These stretches help increase the range of motion and strength in your shoulders, offering relief from the symptoms of shoulder bursitis.
Treatment and Safety
When engaging in exercises and stretches for shoulder bursitis, the following guidelines enhance treatment effectiveness and ensure safety:
- Start Slowly: Gradually increase the intensity and volume of exercises to avoid overloading the shoulder.
- Use Proper Form: Ensure you perform each exercise with correct form to prevent further irritation of the bursa.
- Pain as a Guide: If an exercise causes pain, stop immediately. Pain indicates that the exercise may be too advanced or performed incorrectly.
- Consistency is Key: Regularly perform these exercises to see improvements in range of motion and strength over time.
- Combine with Other Treatments: For best results, combine exercises with other treatment options like icing, heat therapy, and anti-inflammatory medications, under the guidance of a healthcare professional.
Always consult with a physical therapist or an orthopedic specialist before starting a new exercise regimen for shoulder bursitis to ensure the exercises are appropriate for your specific condition.
Expert Opinion on Shoulder Bursitis Exercises and Stretches
Managing shoulder bursitis effectively requires a blend of exercises and stretches designed to reduce inflammation, improve mobility, and strengthen the shoulder complex.
Incorporating items like towels, surgical tubing or Thera-Bands, and specific body movements can significantly impact the rehabilitation process.
Here, we delve into expert insights on utilizing these tools and techniques for shoulder bursitis recovery.
Towel Stretches for Shoulder Bursitis
- Internal Rotation Stretch: Place a towel across the back and hold it with the affected shoulder's hand behind your back. Use your other hand to grasp the front end of the towel from the top, gently pulling the towel upwards to stretch the affected shoulder. This maneuver should create a gentle stretch across the back of your shoulder. Hold for at least 30 seconds and slowly return to where you started.
- External Rotation and Shoulder Extension: For a moderate to advanced stretch, hold a towel with one hand behind your back and the other at the side of your body. Gently pull the towel horizontally with the unaffected arm, moving the affected arm gently up and across your body. This stretch targets the rotator cuff and surrounding muscles, essential for improving flexibility and reducing stiffness.
Using Surgical Tubing or Thera-Band
- External Rotation Exercise: Attach surgical tubing or a Thera-Band to a solid surface at waist level. Standing perpendicular to the band, hold it with the hand furthest from the attachment point, elbow by your side, and forearm out away from your body. Pull the band outward, keeping your elbow at your side. This exercise strengthens the rotator cuff muscles, crucial for shoulder stability.
- Internal Rotation Exercise: Attach the band as before, but face away so the band is pulled across your body. Keep your elbow close to your side, and pull the band towards your belly, with the palm facing inward. This strengthens the internal rotators of the shoulder, balancing muscle strength around the joint.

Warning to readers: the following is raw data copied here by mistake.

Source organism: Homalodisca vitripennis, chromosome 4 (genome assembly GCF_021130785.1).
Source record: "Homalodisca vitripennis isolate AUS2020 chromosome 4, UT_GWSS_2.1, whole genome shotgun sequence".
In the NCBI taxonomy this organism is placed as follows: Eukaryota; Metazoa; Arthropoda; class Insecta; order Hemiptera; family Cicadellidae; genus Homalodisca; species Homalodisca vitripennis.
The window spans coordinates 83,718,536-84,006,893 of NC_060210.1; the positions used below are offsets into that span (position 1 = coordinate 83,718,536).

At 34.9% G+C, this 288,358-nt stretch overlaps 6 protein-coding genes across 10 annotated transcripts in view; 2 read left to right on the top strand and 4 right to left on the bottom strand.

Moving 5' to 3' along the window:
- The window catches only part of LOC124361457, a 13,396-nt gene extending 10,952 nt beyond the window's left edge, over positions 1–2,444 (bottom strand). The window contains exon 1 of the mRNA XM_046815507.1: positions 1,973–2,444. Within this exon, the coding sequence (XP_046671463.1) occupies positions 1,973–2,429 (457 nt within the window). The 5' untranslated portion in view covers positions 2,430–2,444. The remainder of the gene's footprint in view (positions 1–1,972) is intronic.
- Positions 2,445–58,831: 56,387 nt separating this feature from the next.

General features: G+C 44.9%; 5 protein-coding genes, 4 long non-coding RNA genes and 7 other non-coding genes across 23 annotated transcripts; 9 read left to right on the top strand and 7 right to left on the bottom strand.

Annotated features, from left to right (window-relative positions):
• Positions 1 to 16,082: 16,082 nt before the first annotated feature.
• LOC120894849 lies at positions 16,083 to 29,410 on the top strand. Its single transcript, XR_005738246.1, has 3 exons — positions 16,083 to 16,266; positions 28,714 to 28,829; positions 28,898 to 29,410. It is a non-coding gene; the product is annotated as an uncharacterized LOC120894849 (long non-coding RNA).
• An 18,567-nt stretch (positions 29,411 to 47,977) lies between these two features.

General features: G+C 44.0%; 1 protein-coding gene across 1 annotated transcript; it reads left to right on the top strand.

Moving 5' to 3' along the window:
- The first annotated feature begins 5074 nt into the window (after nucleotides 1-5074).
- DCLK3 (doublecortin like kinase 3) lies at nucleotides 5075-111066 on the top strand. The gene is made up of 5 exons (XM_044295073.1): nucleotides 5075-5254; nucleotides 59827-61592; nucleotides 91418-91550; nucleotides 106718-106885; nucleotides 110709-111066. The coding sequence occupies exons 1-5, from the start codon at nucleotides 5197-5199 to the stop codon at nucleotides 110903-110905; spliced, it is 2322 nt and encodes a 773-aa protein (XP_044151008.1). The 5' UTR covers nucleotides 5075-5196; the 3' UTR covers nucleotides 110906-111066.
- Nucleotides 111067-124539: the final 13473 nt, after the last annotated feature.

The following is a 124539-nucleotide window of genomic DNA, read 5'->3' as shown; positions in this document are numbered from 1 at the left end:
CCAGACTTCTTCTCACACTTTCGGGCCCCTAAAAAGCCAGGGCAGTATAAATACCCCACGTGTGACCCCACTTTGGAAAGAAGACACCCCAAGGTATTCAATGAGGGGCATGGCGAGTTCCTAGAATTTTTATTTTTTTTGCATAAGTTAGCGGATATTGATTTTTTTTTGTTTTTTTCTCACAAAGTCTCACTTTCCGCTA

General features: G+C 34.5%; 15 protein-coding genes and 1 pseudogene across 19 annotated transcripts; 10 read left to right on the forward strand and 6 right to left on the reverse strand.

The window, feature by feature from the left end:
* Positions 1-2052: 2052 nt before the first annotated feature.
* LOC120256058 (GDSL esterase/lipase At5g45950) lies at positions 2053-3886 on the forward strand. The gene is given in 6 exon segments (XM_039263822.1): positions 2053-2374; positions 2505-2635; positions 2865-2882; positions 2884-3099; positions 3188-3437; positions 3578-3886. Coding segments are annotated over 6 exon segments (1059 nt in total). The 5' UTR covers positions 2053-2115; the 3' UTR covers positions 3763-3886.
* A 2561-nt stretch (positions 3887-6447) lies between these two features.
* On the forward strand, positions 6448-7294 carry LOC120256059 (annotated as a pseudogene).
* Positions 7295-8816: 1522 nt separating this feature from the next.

General Guidelines and Tips for Shoulder Bursitis Exercises
- Exercise Progression: Begin with gentle stretches and gradually incorporate strength exercises. Ensure you have regained most of your range of motion before advancing to more strenuous activities.
- Incorporate Isometrics: Standing with your back against the wall, try to press the elbow into the wall without moving your arm. This static exercise helps strengthen the shoulder without excessive movement, ideal for early stages of rehabilitation.
- Maintain Proper Posture: Let your shoulders relax and avoid shrugging during exercises. Keep your body aligned, with hands wider than your shoulders when using bands, to ensure you're working the correct muscles without strain.
- Safety First: Wait to do advanced stretches until you've regained a good range of motion and strength. Start with isometric exercises and gentle stretches, gradually working up to more resistance as your shoulder heals.
Experts emphasize the importance of patience and consistency in the rehabilitation process. Each exercise or stretch should be performed within a pain-free range, focusing on slow, controlled movements.
The key part of recovery is to maintain the balance between rest and rehabilitation, allowing the shoulder to heal while preventing stiffness and weakness from setting in.
For those recovering from shoulder bursitis, these exercises and stretches, when executed correctly and under the guidance of a healthcare professional, can offer significant relief and aid in the return to normal function.
Always consult with a physical therapist or orthopedic specialist to tailor the rehabilitation program to your specific needs, ensuring the best outcome for your shoulder health.
American Academy of Orthopaedic Surgeons. (2020). Shoulder Bursitis. Retrieved from https://orthoinfo.aaos.org/en/diseases--conditions/shoulder-bursitis/
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Lewis, J. (2014). Rotator cuff tendinopathy/bursitis. In Clinical Sports Medicine. (4th ed., Vol. 1, pp. 110-123). McGraw-Hill Education.
Page, P. (2011). Shoulder muscle imbalance and subacromial impingement syndrome in overhead athletes. International Journal of Sports Physical Therapy, 6(1), 51-58. Retrieved from https://www.ncbi.nlm.nih.gov/pmc/articles/PMC3105366/